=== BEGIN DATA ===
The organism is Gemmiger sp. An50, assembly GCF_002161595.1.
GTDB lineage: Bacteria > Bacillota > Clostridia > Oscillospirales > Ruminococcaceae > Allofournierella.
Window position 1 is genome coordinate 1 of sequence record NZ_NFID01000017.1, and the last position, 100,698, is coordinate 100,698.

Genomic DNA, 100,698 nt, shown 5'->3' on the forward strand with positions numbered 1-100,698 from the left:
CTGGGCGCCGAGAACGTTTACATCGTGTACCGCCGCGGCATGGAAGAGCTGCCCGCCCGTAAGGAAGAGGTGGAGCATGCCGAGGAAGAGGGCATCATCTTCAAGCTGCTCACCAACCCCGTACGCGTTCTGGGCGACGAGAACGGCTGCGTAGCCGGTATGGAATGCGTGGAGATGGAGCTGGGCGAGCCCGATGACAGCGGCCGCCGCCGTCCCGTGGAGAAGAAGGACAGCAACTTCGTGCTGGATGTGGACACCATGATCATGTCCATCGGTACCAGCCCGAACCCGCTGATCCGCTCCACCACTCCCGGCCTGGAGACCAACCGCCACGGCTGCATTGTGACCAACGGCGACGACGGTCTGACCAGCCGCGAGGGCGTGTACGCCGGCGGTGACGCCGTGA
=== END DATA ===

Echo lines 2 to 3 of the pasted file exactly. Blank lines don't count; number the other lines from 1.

GTDB lineage: Bacteria > Bacillota > Clostridia > Oscillospirales > Ruminococcaceae > Allofournierella.
Window position 1 is genome coordinate 1 of sequence record NZ_NFID01000017.1, and the last position, 100,698, is coordinate 100,698.